As a member of the Liberal Party, I urged Rajapaksa to implement the 13th Amendment, which created Provincial Councils in Sri Lanka, but met with no success. I understand that there could have been problems about some aspects of the amendment but those could have been resolved through discussions.
When we negotiated with the TNA, MA Sumanthiran and I found a solution to what had previously been considered the vexed question of powers over land. We met stakeholders, asked them about their apprehensions and assuaged those fears.
Unfortunately, two members of the government acted in bad faith, one even refusing to fulfil instructions the president gave us to act on what had been agreed with the TNA.
Reaching consensus on these matters is a priority and the new government should set a time table for this. Successive Sri Lankan governments failed because they allowed talks to drag on without any purpose.
There has been much exultation in some quarters in Sri Lanka about the conviction of Jayalalitha, but I was glad to see that at least some articles also noted the need for stringent measures in Sri Lanka too, to combat corruption. One article however missed the point, in citing as an example of what needed to be dealt with firmly the Ceylinco case.
The failure to deal with that swiftly, and provide compensation to the victims of the scam, is indeed appalling. But that failure has to do with the delays, not necessarily arising from corruption, of our judicial system. Certainly we also need measures to make our courts move and it is sad that those have been forgotten. Though it is featured in the Human Rights Action Plan, as far as I can see no one has bothered about that plan following my resignation as Convenor of the Task Force to implement its recommendations.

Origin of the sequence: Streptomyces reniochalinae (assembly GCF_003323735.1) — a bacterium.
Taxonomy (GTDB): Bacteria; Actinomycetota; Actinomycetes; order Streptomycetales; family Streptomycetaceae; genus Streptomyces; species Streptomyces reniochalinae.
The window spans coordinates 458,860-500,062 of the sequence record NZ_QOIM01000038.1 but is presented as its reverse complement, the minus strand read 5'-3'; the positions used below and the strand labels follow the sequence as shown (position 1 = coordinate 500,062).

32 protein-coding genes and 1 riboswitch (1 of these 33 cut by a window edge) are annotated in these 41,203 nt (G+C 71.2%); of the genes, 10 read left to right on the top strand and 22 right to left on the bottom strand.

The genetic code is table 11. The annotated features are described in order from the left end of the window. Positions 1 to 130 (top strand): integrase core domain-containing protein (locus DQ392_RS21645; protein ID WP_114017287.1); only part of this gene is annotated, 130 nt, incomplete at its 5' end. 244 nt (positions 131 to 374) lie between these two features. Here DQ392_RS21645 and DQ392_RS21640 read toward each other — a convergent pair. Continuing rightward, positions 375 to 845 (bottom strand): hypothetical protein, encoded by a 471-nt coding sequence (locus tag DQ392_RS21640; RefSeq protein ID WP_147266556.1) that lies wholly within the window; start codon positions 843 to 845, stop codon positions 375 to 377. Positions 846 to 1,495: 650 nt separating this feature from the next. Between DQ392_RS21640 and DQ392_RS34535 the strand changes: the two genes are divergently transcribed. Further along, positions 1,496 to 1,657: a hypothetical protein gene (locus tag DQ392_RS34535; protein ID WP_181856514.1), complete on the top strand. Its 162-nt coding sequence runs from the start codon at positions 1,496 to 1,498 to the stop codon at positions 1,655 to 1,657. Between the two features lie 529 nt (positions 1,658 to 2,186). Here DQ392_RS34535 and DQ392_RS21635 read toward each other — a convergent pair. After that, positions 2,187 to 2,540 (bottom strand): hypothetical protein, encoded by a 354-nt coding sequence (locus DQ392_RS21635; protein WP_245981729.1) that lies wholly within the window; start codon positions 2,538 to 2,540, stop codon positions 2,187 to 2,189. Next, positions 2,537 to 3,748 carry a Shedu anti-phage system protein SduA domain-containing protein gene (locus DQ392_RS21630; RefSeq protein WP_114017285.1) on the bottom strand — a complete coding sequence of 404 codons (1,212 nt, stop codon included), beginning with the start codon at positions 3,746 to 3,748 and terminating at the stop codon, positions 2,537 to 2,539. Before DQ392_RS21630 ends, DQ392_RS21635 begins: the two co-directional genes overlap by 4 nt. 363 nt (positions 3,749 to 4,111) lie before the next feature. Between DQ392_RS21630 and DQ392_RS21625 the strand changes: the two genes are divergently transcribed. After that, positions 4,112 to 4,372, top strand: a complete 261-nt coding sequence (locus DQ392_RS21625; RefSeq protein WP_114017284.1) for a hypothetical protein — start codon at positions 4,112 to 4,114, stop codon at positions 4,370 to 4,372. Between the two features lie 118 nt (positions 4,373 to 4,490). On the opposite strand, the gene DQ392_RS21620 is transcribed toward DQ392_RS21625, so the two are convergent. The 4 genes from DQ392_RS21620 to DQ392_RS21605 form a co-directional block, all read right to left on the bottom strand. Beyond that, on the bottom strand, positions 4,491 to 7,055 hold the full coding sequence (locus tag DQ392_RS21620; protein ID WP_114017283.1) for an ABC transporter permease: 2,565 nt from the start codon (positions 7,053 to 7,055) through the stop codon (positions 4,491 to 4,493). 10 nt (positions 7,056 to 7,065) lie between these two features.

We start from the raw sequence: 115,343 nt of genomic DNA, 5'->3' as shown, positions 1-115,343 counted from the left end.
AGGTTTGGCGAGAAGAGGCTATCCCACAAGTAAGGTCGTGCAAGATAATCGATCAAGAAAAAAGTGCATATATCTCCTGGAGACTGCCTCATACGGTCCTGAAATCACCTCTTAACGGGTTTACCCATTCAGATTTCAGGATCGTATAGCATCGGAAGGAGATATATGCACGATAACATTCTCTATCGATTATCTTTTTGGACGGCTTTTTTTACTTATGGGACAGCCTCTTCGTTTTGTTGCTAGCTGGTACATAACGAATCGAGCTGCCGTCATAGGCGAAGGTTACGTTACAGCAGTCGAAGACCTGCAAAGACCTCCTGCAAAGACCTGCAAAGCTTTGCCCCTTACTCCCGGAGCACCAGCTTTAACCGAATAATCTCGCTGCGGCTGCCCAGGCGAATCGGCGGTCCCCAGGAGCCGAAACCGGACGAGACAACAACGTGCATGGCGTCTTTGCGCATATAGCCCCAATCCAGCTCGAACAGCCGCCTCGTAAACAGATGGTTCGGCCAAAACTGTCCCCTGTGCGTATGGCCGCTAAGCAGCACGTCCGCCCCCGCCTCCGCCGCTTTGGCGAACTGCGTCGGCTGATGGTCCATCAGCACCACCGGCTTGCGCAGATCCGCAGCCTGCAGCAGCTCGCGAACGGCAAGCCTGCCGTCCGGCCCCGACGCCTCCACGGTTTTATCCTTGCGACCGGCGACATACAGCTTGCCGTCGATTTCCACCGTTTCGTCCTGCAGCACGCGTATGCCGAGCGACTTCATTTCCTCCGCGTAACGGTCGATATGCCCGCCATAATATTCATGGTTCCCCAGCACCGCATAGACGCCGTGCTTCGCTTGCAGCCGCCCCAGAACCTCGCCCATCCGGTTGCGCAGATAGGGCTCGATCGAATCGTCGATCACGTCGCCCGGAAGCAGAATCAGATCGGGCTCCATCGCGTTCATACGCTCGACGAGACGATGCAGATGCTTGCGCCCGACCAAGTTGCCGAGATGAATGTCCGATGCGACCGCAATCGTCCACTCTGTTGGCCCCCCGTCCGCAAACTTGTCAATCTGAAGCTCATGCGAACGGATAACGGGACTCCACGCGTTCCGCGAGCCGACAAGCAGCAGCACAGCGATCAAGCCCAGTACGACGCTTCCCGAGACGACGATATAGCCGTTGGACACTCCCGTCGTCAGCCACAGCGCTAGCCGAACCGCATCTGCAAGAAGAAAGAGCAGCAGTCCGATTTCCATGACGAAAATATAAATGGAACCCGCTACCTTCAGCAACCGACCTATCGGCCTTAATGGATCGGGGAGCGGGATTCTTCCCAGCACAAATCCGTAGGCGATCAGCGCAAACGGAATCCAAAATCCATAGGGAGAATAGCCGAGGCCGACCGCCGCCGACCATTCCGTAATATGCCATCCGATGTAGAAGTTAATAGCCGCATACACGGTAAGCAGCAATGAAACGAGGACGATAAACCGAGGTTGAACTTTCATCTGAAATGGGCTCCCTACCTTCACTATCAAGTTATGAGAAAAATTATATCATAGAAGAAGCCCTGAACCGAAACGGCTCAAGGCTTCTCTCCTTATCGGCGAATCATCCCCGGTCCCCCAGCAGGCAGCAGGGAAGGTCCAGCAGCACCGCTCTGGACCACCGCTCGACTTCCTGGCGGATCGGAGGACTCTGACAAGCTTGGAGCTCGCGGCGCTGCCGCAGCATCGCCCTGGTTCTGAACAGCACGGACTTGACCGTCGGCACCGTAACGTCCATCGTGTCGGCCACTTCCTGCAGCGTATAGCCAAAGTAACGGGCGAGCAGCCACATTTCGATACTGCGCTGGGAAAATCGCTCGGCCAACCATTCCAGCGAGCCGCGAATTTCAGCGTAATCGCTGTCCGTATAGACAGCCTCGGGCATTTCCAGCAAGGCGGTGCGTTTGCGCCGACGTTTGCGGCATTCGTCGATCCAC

But that is a different issue, and what we are talking about in Jayalalitha’s case is the corruption of politicians. Now this is nothing new, and it also happens all over the world. I remember the scandals in Local Government in Britain when I was a student, more recently we had the horrors of the Bush administration dishing out contracts in Iraq to agencies in which senior officials had interests.
Nearer home however aggrandizement seems to be excessive. The Jayalalitha case is about disproportionate assets, and in Sri Lanka too it is the inordinate greed of those who are plundering the state which has skewered development plans whilst also contributing to the increasing unpopularity of the government. And sadly government seems to be conniving at this corruption, given the mechanisms it has set up this year, with no transparency, to spend public money. Read the rest of this entry »
No, I think India has been absolutely consistent. Like our cabinet, which endorsed the LLRC Action Plan, it believes we need to do much to promote reconciliation, but it believes we must do this ourselves. This time, unlike in previous years, the US and its allies included external intrusion, which goes against the principles of the UN. India, given its leading role in promoting a multi-polar world rather than domination by one ethos, could not support such a dramatic departure from international norms.
Q: In your opinion, what did prompt India to abstain from voting?